With such a well-constructed plot, Richard Connell has well prepared his reader to expect some grim conflicts. In the exposition, for example, Whitney considers whether animals that are hunted feel any fear of pain or of death, but Rainsford dismisses this consideration with disdain,
"Nonsense....This hot weather is making you soft, Whtiney. Be a realist. The world is made up of two classes--the hunters and the huntees. Luckily, you and I are hunters...."
Ironically, then, an unsuspecting Rainsford becomes the "huntee" against a cold and brutal and jaded General Zaroff who seeks the challenge of hunting a reasoning creature, the human being. He is especially excited about chasing Sanger Rainsford, with whom the general is familiar since he has "read all the books on hunting published in Englsih, French, and Russian."
When Zaroff tells Rainsford that he hunts "more dangerous game" and he lives "for danger," Rainsford cannot believe at first that the Cossack means to hunt him: "This is a grisly joke," he replies to the general's explanations. But, when Zaroff shows him how Rainsford's ship wrecked, Rainsford begins to give him credibility. It is at this point that the reader expects to read of the amazing hunt of one expert by another. Of course, the "game" will be played with great skill, and either can credibly win.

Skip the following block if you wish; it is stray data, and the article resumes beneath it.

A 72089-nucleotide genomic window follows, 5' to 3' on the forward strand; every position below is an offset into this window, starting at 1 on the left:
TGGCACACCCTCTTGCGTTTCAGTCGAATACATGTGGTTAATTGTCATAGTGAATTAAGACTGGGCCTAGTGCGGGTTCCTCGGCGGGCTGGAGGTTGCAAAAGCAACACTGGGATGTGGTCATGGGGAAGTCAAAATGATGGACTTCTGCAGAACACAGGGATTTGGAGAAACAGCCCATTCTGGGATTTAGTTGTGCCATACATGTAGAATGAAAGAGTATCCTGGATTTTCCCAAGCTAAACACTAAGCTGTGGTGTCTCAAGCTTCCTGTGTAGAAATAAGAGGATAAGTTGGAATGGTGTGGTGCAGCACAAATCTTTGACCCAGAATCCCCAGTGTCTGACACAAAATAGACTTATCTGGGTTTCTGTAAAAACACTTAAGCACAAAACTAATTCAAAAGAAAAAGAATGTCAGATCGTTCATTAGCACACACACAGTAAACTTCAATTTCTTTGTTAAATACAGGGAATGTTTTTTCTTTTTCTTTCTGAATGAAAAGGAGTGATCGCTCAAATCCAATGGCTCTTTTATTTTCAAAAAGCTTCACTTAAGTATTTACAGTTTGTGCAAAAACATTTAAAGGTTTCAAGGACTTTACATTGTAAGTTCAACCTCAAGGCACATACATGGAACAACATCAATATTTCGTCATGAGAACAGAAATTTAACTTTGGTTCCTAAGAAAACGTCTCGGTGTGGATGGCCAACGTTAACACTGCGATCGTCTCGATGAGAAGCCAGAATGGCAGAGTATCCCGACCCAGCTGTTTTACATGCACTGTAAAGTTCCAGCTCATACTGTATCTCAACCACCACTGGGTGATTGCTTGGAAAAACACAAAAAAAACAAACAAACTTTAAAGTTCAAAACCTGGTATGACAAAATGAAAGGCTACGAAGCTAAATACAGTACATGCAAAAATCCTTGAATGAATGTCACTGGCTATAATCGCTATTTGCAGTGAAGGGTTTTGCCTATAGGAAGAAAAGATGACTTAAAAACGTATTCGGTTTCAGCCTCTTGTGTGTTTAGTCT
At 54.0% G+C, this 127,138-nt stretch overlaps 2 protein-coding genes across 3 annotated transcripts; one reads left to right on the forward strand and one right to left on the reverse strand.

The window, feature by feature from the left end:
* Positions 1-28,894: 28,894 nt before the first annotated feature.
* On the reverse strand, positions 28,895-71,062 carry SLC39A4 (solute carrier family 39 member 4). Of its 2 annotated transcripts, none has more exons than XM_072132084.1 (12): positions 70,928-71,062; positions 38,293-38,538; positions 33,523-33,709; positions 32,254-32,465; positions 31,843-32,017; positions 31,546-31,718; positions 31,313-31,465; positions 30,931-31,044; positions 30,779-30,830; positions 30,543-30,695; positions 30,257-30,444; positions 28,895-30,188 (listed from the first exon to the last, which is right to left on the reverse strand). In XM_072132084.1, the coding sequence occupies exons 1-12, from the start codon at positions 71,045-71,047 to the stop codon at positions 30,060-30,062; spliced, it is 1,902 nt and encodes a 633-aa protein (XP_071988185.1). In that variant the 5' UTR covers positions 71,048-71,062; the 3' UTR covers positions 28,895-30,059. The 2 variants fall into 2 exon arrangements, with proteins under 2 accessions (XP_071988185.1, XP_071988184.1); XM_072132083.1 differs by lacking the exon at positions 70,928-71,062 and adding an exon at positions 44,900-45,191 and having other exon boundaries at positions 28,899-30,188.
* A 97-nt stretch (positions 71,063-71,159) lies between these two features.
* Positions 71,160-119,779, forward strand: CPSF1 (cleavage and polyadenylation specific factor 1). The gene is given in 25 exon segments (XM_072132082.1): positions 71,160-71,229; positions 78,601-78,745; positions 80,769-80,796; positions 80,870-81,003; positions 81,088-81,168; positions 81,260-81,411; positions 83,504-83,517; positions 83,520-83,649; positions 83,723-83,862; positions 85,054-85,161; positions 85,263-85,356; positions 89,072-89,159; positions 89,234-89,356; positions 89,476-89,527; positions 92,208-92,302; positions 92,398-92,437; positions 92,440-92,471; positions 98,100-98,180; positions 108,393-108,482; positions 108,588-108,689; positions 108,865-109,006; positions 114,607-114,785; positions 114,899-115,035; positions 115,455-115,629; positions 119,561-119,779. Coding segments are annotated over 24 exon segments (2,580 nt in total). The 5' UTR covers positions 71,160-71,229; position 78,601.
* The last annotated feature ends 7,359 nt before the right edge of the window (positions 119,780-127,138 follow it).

In considering one expectations of the outcome, the reader needs to consider the important element of verisimilitude in literature. So, given that Zaroff is a Cossack, a particularly brutal ethinicity, and that he lives isolated from civilization on an island in order to pursue his raison d'etre [reason for existing--"I live for the hunt"], the reader will want to evaluate the sequence of events that follow in terms of their believability regarding his actions. One thing about Zaroff that raises some doubt about his allowing Rainsford to escape after Rainsford's Burmese tiger pit claims one of Zaroff's best dogs. "I'm going home for a rest now. Thank you for a most amusing evening." Does Zaroff back off because he wants to prolong the hunt another day? Or is his allowing Rainsford out of character?
Another consideration for the element of verisimilitude, is further in the plot as Rainsford leaps into the sea, but is somehow able to sneak into the chateau in order to finish the game. Is this also believable given the details of the story that describe Ivan and guard dogs, etc.
A close rereading of the story with these dubious situations in mind will assist the reader in deciding about the verisimilitude of the narrative and whether the reader's expectations are resolved or overtuned.
This is a personal response about how the story makes you feel. At one point, Gen. Zaroff justifies his game by saying he only kills "the dregs" of society. Do you agree? Is MURDER (as Rainsford calls it) ever justified? Your feelings on this subject will help you develop what you expect will happen to Rainsford and Zaroff in the end. Do you ever change sides? Do you see one as the "good guy" and one as the "bad guy"?